You can’t imagine how relieved I was when they weren’t interested. I’d gone beyond wanting someone else to do all the hard work. I’d taken control, and now I didn’t want to relinquish it. I had learned to say: Yes. This is my work. I am not ashamed to claim it, to put my name on it, to send it out with no one’s approval but my own. And it turns out that I don’t want to go back from that.

Immortality, of a sort



This afternoon I received a request from the Agency for the Legal Deposit Libraries for five copies of Speak Its Name – one each for the Bodleian Library, the Cambridge University Library, the National Library of Scotland, the National Library of Wales and Trinity College Dublin. I have duly ordered these and asked for them to be sent straight to said agency.

I’ve already sent a copy to the British Library. I walk through the forecourt of the actual British Library building in London on my way to work every day, but sadly I couldn’t just drop a copy through the letterbox as I passed; I had to post it to Yorkshire.

It doesn’t feel quite as much of a milestone as getting the ISBNs did, but it does contribute to the general sense of having written a real book. The Bod et al are very welcome to their copies.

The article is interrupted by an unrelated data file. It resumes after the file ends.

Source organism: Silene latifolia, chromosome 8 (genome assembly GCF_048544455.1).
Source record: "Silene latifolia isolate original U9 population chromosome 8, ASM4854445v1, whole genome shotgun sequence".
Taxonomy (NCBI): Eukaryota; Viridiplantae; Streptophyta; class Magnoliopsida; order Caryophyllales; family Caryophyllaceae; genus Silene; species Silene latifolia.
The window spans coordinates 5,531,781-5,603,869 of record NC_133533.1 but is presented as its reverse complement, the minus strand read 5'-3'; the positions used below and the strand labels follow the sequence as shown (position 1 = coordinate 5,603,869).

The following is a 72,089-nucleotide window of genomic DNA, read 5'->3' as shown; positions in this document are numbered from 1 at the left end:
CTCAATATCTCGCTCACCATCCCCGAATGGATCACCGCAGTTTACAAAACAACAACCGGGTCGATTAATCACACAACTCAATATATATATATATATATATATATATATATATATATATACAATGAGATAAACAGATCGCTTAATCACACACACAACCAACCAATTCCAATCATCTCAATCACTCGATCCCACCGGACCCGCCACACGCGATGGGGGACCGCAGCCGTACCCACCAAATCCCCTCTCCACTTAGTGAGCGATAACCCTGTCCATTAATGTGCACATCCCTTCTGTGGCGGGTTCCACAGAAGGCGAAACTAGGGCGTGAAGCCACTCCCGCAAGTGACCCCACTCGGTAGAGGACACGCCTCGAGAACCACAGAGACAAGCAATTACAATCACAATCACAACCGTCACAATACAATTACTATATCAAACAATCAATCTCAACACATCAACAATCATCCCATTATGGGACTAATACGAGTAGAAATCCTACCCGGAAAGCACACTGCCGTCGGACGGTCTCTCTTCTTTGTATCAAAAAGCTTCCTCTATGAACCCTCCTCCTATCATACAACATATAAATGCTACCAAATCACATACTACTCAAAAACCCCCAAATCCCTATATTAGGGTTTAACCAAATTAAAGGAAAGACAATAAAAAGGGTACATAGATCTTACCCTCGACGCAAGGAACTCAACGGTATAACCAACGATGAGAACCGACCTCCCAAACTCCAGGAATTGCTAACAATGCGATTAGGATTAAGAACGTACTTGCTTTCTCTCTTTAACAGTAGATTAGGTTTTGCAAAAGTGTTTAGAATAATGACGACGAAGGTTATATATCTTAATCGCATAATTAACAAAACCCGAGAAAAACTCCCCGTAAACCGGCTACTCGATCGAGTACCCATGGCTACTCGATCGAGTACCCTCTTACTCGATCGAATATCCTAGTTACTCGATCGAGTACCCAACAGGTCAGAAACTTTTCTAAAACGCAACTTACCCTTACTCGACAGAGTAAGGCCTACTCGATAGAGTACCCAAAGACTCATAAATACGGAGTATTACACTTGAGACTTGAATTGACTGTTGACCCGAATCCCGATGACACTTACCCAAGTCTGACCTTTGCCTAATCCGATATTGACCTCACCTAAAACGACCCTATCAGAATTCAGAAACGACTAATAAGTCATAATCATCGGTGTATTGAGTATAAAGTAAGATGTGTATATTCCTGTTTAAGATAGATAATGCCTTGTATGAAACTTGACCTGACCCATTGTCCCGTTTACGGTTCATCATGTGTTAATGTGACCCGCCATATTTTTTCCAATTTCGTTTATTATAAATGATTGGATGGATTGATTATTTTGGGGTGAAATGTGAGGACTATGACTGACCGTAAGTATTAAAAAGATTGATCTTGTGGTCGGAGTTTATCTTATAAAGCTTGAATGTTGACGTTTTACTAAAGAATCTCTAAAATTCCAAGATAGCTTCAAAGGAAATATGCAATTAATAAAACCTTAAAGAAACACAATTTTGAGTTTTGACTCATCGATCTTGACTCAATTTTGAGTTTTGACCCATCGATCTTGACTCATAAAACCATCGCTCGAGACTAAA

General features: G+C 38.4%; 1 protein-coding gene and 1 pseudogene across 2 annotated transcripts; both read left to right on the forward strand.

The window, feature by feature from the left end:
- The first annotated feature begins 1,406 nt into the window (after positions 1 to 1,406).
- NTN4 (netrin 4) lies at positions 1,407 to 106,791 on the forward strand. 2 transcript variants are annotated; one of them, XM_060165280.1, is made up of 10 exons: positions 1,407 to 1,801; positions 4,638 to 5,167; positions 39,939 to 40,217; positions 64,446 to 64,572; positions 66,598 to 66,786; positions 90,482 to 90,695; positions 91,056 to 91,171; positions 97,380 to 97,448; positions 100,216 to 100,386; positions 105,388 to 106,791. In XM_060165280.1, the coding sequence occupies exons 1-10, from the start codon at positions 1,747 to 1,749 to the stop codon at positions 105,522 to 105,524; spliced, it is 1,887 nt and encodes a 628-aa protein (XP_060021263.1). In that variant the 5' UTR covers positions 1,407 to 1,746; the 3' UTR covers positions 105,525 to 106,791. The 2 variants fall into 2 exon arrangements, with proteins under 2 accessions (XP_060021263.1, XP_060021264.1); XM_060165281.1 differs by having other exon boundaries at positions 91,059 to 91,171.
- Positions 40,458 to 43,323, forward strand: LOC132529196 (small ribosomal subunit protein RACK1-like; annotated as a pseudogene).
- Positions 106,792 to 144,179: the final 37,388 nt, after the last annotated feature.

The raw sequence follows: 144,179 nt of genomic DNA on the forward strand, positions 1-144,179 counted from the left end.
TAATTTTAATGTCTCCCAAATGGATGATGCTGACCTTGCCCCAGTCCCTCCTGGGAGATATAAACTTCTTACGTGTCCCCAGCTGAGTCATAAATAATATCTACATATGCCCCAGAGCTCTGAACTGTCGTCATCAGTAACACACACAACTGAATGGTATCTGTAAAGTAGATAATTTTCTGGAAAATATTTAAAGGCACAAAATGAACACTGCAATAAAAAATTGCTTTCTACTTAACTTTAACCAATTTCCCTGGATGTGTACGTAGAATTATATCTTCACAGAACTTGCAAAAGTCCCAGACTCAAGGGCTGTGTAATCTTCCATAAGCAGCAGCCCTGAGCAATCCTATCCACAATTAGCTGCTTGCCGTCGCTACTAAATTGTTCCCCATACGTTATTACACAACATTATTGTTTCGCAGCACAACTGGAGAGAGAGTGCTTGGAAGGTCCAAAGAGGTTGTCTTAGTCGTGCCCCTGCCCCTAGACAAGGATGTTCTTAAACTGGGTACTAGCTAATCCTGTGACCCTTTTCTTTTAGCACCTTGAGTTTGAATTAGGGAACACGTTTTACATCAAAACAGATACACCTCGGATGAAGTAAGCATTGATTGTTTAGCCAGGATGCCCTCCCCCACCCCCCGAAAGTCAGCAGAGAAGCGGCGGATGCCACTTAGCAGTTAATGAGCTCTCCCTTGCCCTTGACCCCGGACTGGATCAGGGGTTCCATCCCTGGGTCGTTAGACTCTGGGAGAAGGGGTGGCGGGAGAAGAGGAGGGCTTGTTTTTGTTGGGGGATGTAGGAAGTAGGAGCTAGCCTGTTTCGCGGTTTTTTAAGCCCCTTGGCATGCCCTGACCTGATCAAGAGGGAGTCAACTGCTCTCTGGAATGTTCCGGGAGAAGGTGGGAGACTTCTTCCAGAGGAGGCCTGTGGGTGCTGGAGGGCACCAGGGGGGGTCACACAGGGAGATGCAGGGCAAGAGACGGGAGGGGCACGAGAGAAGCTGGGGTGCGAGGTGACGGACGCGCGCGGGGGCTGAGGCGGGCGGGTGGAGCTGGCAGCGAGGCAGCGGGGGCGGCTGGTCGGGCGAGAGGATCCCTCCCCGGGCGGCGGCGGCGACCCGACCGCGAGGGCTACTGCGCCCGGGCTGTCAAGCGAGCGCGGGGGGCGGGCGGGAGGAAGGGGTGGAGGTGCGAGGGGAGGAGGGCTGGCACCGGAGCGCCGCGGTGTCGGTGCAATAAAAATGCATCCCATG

“What’s the best way for me to get it?”

Scales, geddit? ... oh, never mind

Scales, geddit? … oh, never mind

This is another question that I get asked a lot and, now that there is an option to get it on Kindle, it feels reasonable to answer it.

In terms of how much money each option brings in, I get the most from somebody buying the ebook from Lulu (£3.40), and the least from someone buying the paperback from Amazon (about 50p). Everything else hovers around the middle, with a range from £1.73 to £2.70.

However, it’s all more complicated than that. Sales on Amazon make me less money, but they move me up Amazon’s ranks. (Whether that makes any appreciable difference in the real world I don’t know, but I quite like watching the numbers.) I don’t much like buying stuff from Amazon myself, but I know that it’s very convenient.

I make more from an ebook than I do from a paperback – but the existence of the paperback means that it’s far more likely that someone will pick the book up, like the look of it and order one for themselves. If somebody found it in a charity shop I’d be delighted. I am not one of those authors who gets upset by the idea that more than one person might read the same copy of the same book.

My only answer, then, is going to be ‘whatever works best for you’. What I lose on the swings I make on the roundabouts, and anyway, writing isn’t my day job, and probably won’t ever be. I’m already making more per copy than a conventionally published author (the pay-off, of course, being that I’m selling fewer of them). Buy the book in whatever way is least hassle for you, read it in whatever fashion is easiest for you, and pass it on to whomsoever you like – unless the terms and conditions attached to your ebook reader exclude that possibility, of course.